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Johnson v. District of Columbia, 580 A.2d 140 (D.C. 1990),[10] in which a citizen previously unknown to the District called 911, but the necessary help did not come in time. We determined that because " the institution of a publicly operated emergency ambulance service is . . . incident to the police power of state: i.e., to protect the health, safety, and general welfare of its citizens," the District's ambulance services generally should be subject to the public duty doctrine. Wanzer, 580 A.2d at 130-31 (internal quotation marks and brackets omitted); see also Johnson, 580 A.2d at 141. We then rejected the arguments that the District had a duty of care that arose either from (1) FEMS " protocols and procedures" requiring them to provide emergency ambulance services in a certain manner, Johnson, 580 A.2d at 141; see also Wanzer, 580 A.2d at 133; Hines, 580 A.2d at 138, or (2) an individual's specific request for services.

On the latter point, we stated, as the majority opinion quotes, that " the mere fact that an individual has emerged from the general public" by calling 911 and thus " become an object of the special attention of public employees does not create a relationship which imposes a special legal duty." Hines, 580 A.2d at 136; see also Wanzer, 580 A.2d at 132 (" A one-time call to 911 for help does not establish a special relationship. . . . It is not enough to allege ineptitude . . . by a municipal agency in failing to respond adequately to a call for help." ). Invoking concerns about foreseeability and unlimited liability, we further explained that " [v]irtually every citizen of the District could find himself or herself in need of assistance from [FEMS] at one time or another." Hines, 580 A.2d at 138. Instead, we said that " [t]o give rise to a special relationship, the agency's response to the private party must in some demonstrable way exceed the response generally made to other members of the public." Wanzer, 580 A.2d at 132; see also Hines, 580 A.2d at 139 (determining that there was no actionable duty of care because there was no " undertaking to a specific individual or a special class of persons" ). Nevertheless, we recognized that the duty analysis is necessarily different when it concerns not whether and how the District was obligated to come to the rescue of a particular individual, but instead the obligation the District owes to an individual to whom it has already undertaken to provide assistance. See Johnson, 580 A.2d at 142-44.[11]

In our recent decision in Woods, we held for the first time that even when emergency services showed up and began to provide the necessary assistance, the District could not be held liable if the EMTs were negligent in their provision of medical care. 63 A.3d 551. Once again, we acknowledged that the operative question in cases where the District has raised the public duty doctrine as a defense is whether there is an actionable duty of care. Contrary to the longstanding tort doctrine that one who undertakes to rescue or provide protection must do so with ordinary care, however, we determined that there was still no duty of care even under these circumstances. Instead, we explained that, because " District emergency personnel [were] providing the kind of on-the-scene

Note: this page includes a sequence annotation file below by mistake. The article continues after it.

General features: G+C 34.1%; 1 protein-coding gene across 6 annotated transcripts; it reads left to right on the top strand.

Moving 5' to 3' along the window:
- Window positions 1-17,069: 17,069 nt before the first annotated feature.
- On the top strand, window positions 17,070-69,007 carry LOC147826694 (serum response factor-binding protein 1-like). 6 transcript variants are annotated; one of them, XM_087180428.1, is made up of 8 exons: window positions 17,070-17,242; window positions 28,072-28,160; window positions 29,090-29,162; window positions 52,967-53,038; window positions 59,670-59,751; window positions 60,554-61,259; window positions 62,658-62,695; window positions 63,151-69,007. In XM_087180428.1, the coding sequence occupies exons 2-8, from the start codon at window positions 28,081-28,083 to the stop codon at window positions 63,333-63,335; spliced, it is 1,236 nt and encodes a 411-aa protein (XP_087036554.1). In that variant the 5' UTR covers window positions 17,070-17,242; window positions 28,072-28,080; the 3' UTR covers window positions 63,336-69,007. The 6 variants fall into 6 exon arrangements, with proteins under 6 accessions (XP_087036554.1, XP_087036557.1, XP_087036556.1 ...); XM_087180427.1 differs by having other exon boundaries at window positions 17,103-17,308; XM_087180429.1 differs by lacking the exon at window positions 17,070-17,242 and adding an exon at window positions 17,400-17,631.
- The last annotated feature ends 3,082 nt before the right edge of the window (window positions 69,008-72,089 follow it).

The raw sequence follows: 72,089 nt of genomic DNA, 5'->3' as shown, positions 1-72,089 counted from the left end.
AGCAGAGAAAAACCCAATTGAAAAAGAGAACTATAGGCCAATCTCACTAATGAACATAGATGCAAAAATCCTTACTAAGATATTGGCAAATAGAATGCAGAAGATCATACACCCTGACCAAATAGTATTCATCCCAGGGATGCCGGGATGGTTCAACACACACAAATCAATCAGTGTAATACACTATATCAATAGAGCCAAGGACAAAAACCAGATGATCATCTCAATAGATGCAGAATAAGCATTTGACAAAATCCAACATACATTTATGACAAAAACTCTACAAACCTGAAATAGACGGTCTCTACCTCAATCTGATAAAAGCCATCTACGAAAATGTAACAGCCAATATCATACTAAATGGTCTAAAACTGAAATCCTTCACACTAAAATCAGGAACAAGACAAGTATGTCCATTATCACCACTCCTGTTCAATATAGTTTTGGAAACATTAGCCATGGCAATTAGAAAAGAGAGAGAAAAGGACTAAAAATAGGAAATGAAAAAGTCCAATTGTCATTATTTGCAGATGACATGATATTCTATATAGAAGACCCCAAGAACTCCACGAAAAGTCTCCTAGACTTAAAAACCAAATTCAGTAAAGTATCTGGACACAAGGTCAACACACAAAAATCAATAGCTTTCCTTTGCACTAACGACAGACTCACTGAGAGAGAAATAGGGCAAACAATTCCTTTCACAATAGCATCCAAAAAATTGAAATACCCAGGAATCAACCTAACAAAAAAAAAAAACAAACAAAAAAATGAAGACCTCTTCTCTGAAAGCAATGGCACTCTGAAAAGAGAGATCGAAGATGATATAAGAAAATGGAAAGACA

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emergency assistance that the District normally provides to the general public," liability was foreclosed under the public duty doctrine.[12] 63 A.3d at 556; but see Hines, 580 A.2d at 139 (citing Johnson and Weeda v. District of Columbia, 521 A.2d 1156 (D.C. 1987)) (" D.C. could be held liable for negligent acts of [FEMS] personnel in administering emergency medical care" ).

Now the majority opinion applies the public duty doctrine to the Allens' lawsuit. It does so while expressing confidence not only that our current public duty doctrine precedent clearly shields the District from being sued, but also that the factual predicate for our legal analysis is beyond dispute such that this case was properly resolved on summary judgment. On both points, the majority opinion is mistaken.

This case bears no resemblance to Wanzer, Hines, Johnson or even Woods. Mr. Allen was not a citizen on the street, part of the faceless general public, who reached out to the District unexpectedly and sought the assistance of emergency services from a harm external to the District. He was one of select group of other firefighter candidates FEMS invited to its Training Facility (a location not open to the general public) to take its PAT. FEMS designed the PAT to serve its needs--i.e., to be rigorous, even dangerous, in order to simulate the real-life challenges of the job. In recognition of the risks it created, FEMS had monitors and medical staff on hand to ensure the safety of the candidates taking the PAT. The medical staff in particular were responsible for attending to anyone who got injured during the test. Ms. Mason and Ms. Johnson did their job at the PAT; they attended to and took care of Mr. Allen at the PAT when he fell ill (they just did so incompetently, according to the Allens). The District never disputed these facts in the trial court; it simply took the position that these facts had no bearing on a public duty doctrine analysis. But if all of these facts do not " in some demonstrable way" establish that the District had a particular duty to Mr. Allen, not merely a diffuse duty " to other members of the public," Wanzer, 580 A.2d at 132, I do not know what does.